Good article on Oscar in New Yorker: http://www.newyorker.com/business/currency/can-selling-insurance-to-patients-transform-health-care

About Oscar

The Oscar team is focused on utilizing technology, design and data to humanize healthcare. They are a group of technology and healthcare dreamers who looked at the current state of the US healthcare system, got frustrated by the horrible consumer experience, and decided to do something big about it. Backed by a renowned set of investors and advisors, they’re building a team in New York City’s Puck Building.

Oscar insures people who don’t get insurance from their job or through Medicaid and Medicare. We currently offer plans in parts of New York, New Jersey, California, and Texas and are continuing to expand. Our members come from all walks of life—young, old, healthy, or sick—and receive great care and earn rewards for staying active.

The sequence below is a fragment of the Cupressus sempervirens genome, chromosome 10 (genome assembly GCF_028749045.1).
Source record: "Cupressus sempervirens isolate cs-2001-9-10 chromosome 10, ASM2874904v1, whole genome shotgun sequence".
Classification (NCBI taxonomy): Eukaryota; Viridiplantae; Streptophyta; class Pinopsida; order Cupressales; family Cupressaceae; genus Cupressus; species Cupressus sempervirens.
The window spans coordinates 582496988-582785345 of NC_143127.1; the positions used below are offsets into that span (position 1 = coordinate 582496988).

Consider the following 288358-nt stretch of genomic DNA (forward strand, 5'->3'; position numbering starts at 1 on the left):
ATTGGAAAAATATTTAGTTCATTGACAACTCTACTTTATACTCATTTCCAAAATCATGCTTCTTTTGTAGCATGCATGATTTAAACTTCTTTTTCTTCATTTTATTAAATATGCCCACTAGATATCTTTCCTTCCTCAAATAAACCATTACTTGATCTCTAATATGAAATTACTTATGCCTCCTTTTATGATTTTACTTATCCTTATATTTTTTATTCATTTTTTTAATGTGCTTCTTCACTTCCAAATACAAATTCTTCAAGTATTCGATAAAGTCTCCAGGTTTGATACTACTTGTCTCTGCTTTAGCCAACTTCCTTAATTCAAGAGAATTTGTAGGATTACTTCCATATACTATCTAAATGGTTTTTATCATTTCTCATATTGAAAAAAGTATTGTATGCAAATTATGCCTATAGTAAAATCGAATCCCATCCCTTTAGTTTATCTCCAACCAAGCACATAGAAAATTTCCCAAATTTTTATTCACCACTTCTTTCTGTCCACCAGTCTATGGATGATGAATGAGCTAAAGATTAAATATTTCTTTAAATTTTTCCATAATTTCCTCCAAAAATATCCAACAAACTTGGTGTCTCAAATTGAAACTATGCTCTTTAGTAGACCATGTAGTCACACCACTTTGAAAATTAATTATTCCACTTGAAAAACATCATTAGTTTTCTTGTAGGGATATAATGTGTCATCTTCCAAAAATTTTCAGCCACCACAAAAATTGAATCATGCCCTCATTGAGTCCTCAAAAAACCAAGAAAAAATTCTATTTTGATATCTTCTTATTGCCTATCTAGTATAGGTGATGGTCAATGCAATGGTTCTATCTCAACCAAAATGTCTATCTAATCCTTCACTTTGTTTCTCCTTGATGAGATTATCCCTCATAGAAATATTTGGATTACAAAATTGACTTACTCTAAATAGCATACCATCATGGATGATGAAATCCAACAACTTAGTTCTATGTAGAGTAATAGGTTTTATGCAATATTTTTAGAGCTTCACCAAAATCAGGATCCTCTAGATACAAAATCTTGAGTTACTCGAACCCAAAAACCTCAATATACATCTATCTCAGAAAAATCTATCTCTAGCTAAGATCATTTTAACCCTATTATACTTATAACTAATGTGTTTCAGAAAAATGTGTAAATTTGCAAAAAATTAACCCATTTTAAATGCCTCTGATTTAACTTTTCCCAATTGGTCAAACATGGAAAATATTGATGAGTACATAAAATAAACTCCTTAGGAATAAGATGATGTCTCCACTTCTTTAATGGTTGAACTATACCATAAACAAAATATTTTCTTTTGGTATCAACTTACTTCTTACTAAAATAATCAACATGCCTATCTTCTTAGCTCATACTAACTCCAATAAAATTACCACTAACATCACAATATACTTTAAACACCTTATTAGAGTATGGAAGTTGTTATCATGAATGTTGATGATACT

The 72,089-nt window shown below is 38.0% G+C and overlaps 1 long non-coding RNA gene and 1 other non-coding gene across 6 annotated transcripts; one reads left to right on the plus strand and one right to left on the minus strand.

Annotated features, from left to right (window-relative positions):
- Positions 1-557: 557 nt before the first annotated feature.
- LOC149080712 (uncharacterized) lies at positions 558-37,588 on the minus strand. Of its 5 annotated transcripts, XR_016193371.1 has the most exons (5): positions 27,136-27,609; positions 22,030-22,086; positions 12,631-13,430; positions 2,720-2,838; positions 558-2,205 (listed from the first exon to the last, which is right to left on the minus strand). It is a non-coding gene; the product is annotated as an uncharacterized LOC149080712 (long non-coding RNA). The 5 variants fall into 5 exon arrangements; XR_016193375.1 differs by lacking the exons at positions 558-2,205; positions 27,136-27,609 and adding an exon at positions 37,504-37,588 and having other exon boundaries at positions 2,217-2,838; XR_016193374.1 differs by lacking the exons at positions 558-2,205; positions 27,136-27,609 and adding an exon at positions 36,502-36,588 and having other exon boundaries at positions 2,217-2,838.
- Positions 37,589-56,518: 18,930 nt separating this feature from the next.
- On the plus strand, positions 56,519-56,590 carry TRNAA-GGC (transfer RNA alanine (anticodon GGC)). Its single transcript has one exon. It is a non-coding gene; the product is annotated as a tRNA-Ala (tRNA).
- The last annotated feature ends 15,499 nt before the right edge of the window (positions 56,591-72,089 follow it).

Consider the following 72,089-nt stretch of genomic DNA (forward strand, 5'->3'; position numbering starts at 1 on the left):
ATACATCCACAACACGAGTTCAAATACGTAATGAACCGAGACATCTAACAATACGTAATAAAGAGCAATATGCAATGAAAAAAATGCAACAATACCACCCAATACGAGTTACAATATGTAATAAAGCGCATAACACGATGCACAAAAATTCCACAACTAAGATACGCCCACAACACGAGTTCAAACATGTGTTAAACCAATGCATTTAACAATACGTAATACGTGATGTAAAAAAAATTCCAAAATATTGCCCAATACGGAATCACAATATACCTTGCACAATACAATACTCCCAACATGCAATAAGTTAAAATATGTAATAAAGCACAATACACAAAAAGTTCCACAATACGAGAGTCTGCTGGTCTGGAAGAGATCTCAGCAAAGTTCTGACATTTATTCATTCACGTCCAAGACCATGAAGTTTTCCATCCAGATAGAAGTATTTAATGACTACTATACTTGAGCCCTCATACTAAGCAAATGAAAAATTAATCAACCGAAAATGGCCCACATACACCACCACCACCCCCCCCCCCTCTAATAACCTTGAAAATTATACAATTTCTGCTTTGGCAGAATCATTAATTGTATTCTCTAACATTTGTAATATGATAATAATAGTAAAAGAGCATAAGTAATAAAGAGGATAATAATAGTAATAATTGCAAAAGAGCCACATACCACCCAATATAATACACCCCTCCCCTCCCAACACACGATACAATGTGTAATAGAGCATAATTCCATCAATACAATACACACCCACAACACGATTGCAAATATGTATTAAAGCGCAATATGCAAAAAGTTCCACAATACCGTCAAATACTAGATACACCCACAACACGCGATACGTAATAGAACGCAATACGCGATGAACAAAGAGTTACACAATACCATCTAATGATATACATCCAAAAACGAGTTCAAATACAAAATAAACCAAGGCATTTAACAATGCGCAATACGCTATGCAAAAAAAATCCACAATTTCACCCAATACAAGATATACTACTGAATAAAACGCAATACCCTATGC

We believe that health insurance should be simple, smart, and friendly. Founded in 2012, Oscar was the first health insurance company created for consumers in the new world of the Affordable Care Act. That means plans and benefits you understand, tools that save you time and money, and people who want to help you along the way.

We’re on a mission to bring quality and value back together in American healthcare. We don’t just pay the bill—members trust Oscar to guide them to better doctors, better care, and lower costs.

9

Healthcare.gov

Healthcare.gov

Main Site: https://www.healthcare.gov
Marketplace categories: https://www.healthcare.gov/choose-a-plan/plans-categories/